One kicker is getting better. One kicker just got hurt. One kicker isn’t even a kicker at all. Who’s going to kick Sunday? Maybe Caleb Sturgis, maybe Jake Elliott, maybe someone else. Definitely not Kamu Grungier-Hill. 
 
Does that clear everything up?
 
Head coach Doug Pederson revealed Monday that Elliott, the rocket-legged rookie, will be the Eagles’ placekicker long-term moving forward, but he also said he doesn’t know whether Elliott — who suffered a concussion Sunday night during the win in Dallas — will be available for this Sunday’s game at home against the Bears.
 
"We haven't made any decisions yet," Pederson said. "We still have a couple days before we have to make a decision."
 
Elliott replaced Sturgis, who suffered a quad strain in the opener against the Redskins and has been on Injured Reserve since. 
 
Ideally, the Eagles want Elliott to be cleared through the NFL’s concussion protocol and be able to kick Sunday so they can keep Sturgis on Injured Reserve. 

If Elliott isn’t ready, they could activate Sturgis, who Pederson said is "close," but that would mean they would have to clear a spot on the 53-man roster for a guy who they don’t plan on keeping long-term.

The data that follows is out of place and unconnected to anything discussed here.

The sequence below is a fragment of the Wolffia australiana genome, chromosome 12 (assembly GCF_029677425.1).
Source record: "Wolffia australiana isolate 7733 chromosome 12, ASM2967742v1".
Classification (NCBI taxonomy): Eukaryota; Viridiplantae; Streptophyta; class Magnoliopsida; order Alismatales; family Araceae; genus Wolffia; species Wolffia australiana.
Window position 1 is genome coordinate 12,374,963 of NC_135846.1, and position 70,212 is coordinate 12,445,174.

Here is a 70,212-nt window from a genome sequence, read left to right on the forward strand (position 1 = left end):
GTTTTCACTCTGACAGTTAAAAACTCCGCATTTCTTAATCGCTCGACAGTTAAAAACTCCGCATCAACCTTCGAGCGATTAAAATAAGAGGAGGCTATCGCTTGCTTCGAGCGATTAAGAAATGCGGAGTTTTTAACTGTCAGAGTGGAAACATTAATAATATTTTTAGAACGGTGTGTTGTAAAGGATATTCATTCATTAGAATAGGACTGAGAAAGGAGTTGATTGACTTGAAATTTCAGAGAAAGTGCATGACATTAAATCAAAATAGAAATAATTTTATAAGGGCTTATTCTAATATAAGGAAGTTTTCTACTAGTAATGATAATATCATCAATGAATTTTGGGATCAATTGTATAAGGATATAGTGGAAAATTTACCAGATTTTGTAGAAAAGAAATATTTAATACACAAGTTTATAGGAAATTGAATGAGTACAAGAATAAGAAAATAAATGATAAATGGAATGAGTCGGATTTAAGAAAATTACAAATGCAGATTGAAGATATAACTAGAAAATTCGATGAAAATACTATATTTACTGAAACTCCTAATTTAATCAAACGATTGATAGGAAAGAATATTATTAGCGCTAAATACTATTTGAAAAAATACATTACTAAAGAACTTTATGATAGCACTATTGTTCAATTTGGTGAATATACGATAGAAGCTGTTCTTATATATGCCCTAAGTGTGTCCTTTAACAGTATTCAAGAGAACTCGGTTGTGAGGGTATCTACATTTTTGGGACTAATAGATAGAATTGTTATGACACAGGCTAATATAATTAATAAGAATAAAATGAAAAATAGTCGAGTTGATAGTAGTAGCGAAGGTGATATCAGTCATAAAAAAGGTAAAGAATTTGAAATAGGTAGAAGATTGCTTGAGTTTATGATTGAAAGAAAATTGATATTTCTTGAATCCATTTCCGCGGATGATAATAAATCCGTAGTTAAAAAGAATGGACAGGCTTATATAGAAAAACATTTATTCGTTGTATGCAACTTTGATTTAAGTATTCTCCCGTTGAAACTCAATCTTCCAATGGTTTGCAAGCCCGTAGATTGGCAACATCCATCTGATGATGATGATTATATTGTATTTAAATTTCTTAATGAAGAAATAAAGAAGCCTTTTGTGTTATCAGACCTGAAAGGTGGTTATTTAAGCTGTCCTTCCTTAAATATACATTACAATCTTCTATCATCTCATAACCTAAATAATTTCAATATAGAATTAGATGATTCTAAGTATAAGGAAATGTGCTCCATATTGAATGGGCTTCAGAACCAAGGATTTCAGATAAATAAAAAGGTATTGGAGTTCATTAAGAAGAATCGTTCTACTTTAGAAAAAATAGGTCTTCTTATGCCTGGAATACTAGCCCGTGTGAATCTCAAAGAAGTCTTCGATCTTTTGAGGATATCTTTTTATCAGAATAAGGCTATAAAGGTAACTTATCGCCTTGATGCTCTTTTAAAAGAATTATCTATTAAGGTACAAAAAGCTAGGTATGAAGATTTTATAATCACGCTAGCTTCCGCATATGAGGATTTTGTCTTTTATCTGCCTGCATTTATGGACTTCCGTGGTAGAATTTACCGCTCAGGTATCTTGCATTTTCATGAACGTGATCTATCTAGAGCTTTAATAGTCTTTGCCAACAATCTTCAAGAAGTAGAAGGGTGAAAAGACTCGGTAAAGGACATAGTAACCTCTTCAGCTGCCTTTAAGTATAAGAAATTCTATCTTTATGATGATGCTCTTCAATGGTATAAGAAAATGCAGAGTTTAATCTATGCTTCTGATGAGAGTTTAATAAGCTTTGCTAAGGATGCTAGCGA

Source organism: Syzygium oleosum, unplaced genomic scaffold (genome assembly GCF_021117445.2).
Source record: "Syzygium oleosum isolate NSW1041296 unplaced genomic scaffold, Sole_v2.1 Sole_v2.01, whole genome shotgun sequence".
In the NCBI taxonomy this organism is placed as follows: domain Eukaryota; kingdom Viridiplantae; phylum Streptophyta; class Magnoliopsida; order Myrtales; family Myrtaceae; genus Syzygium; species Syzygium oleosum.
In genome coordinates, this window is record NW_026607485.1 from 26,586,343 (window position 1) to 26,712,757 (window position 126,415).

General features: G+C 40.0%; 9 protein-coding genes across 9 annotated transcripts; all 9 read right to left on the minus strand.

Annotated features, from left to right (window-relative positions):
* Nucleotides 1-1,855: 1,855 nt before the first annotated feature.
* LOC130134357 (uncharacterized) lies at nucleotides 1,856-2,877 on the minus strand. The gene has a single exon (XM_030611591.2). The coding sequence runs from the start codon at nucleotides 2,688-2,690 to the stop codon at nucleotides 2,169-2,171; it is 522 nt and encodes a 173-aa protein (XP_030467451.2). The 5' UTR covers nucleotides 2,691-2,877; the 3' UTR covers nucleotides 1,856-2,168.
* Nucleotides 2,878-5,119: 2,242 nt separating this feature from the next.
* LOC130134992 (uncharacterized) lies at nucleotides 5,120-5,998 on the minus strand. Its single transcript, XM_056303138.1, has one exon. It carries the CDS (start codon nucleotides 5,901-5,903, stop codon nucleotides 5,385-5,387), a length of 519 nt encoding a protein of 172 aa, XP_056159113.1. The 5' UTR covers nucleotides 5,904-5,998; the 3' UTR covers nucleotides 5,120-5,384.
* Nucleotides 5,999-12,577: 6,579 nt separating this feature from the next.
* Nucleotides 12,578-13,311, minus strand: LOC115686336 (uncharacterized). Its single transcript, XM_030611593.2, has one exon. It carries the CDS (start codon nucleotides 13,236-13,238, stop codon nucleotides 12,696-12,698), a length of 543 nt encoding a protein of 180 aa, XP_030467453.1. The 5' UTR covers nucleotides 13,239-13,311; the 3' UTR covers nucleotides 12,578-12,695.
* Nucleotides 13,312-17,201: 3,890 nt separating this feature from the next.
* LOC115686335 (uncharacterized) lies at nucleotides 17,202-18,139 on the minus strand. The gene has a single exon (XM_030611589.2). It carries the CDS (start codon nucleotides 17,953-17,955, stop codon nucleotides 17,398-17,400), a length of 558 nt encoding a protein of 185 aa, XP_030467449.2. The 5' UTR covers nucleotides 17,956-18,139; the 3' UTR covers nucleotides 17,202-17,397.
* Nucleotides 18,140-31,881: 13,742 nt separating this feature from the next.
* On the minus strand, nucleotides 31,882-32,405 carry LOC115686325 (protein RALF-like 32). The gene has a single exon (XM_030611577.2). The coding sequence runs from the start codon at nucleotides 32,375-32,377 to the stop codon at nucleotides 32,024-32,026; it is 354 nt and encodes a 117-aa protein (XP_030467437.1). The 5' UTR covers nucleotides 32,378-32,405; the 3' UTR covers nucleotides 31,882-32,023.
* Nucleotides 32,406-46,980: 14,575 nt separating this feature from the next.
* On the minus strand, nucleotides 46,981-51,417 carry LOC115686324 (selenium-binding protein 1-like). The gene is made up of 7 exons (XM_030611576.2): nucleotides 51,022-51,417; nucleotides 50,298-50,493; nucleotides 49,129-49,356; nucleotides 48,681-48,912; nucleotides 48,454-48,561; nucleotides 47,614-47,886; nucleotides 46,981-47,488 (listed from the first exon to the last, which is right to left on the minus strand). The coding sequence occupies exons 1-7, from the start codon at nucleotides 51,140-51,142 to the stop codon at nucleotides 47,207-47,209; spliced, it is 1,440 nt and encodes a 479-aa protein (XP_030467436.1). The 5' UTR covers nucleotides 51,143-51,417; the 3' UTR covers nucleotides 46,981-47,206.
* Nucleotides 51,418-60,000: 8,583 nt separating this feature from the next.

"He's continuing to rehab, he's begun a kicking regimen," Pederson said. "He's getting himself back to where he was prior to the injury. He's close. He's close."
 
If neither Elliott nor Sturgis is able to go, the Eagles could add a third kicker for a week or two, although that would also require keeping two kickers on the 53 (and another on IR).
 
"Again, you're talking about roster spots and making moves and things of that nature," he said. "We're not there yet. We'll continue these discussions the next couple days."
 
Most importantly, Pederson said that despite Sturgis’ excellent track record since joining the Eagles, Elliott will be the team’s kicker once everybody is healthy. 
 
"I think so," Pederson said. "If he's healthy and he can play. You hate to disrupt that right now. I'd have to say yes to that one."
 
Sturgis is scheduled to be a free agent after the season. Elliott is under contract through 2018, and the Eagles control his rights through 2019.
 
Elliott, whom the Eagles signed off the Bengals’ practice squad in September, is 17 for 21 this year. He missed from 34 yards against the Cowboys Sunday night, although that miss came after he apparently suffered the concussion. 

Pederson said the concussion symptoms weren't discovered until after Elliott had attempted the field goal.
 
Elliott has made five of six attempts from 50 yards and out, including the franchise-record, game-winning 61-yarder against the Giants.